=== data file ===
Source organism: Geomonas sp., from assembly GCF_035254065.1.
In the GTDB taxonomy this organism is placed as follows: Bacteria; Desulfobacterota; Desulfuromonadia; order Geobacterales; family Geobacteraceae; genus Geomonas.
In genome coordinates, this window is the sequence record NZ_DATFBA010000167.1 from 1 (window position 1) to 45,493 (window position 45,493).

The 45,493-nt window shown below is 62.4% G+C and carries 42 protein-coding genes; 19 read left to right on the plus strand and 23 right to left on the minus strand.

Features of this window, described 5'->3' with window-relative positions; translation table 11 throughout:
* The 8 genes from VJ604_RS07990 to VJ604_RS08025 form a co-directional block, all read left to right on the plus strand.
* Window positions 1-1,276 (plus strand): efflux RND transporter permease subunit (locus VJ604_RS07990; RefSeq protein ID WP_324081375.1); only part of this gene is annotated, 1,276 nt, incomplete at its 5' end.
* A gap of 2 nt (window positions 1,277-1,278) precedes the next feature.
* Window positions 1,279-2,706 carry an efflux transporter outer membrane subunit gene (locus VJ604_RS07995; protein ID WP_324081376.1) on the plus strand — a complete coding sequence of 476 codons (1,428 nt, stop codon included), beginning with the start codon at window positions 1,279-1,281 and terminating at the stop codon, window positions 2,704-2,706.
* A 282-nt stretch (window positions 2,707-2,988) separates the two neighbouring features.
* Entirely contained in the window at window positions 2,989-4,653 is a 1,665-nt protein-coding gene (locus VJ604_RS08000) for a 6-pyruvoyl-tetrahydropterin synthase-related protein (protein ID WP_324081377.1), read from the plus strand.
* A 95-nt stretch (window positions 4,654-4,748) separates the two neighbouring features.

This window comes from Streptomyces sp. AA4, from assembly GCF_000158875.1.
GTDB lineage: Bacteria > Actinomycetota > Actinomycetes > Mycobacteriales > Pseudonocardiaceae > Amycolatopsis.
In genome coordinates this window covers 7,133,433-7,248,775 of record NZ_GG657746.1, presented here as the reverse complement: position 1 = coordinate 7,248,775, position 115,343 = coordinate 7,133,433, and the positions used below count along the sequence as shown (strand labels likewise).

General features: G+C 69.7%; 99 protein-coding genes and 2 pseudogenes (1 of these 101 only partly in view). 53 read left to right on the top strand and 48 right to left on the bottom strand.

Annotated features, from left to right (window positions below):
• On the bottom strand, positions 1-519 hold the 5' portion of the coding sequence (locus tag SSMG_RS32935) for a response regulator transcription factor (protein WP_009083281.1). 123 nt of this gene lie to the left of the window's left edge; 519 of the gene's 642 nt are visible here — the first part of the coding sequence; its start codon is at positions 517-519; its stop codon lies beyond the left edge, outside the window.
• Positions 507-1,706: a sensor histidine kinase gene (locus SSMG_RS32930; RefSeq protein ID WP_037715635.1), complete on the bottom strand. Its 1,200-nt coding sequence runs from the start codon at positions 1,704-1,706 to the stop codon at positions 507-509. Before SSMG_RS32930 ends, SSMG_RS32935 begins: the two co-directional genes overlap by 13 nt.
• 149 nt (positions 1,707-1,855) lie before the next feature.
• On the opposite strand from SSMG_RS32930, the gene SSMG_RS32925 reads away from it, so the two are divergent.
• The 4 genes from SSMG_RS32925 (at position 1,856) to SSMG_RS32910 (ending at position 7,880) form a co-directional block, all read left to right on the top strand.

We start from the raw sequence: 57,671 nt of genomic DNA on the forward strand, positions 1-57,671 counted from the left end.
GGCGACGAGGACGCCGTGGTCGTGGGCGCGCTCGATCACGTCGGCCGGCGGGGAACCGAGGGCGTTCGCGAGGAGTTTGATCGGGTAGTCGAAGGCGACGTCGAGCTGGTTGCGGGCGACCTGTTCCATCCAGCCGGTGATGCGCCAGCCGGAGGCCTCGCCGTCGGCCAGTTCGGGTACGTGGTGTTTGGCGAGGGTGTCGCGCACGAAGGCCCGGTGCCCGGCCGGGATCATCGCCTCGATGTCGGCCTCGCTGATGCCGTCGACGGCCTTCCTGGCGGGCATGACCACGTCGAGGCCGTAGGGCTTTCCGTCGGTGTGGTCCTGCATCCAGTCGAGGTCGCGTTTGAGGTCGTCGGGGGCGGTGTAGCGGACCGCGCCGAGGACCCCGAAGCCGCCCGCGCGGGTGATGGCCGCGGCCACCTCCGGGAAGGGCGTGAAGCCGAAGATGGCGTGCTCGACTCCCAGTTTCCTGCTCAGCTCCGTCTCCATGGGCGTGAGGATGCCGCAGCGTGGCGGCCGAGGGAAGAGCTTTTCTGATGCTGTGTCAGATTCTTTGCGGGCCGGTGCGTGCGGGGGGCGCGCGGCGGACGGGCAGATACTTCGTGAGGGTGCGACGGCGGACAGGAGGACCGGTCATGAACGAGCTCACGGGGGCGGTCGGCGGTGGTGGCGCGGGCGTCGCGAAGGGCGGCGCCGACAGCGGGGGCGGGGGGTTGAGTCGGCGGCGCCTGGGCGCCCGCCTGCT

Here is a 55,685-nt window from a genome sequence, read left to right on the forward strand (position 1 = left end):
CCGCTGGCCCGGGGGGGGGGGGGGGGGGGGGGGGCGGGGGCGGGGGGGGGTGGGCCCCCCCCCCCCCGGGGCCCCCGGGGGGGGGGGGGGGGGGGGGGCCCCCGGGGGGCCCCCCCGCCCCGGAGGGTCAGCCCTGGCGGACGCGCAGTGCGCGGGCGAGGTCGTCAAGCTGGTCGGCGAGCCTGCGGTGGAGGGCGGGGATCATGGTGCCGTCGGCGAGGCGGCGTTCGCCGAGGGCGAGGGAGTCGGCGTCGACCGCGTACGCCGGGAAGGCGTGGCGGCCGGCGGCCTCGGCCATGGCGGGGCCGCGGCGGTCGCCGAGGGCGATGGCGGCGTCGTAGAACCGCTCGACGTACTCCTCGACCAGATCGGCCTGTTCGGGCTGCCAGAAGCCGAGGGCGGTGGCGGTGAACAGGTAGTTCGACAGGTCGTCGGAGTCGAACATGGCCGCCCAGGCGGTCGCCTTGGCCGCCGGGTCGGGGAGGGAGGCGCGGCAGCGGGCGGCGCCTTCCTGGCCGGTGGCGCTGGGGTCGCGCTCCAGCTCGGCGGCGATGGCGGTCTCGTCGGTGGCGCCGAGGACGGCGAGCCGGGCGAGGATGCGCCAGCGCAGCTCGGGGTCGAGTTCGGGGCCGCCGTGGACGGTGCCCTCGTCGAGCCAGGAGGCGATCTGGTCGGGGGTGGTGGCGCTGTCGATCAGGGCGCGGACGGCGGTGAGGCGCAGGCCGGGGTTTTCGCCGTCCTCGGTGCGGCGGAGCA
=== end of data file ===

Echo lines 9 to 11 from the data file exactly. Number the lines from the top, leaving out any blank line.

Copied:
* Window positions 1,279-2,706 carry an efflux transporter outer membrane subunit gene (locus VJ604_RS07995; protein ID WP_324081376.1) on the plus strand — a complete coding sequence of 476 codons (1,428 nt, stop codon included), beginning with the start codon at window positions 1,279-1,281 and terminating at the stop codon, window positions 2,704-2,706.
* A 282-nt stretch (window positions 2,707-2,988) separates the two neighbouring features.
* Entirely contained in the window at window positions 2,989-4,653 is a 1,665-nt protein-coding gene (locus VJ604_RS08000) for a 6-pyruvoyl-tetrahydropterin synthase-related protein (protein ID WP_324081377.1), read from the plus strand.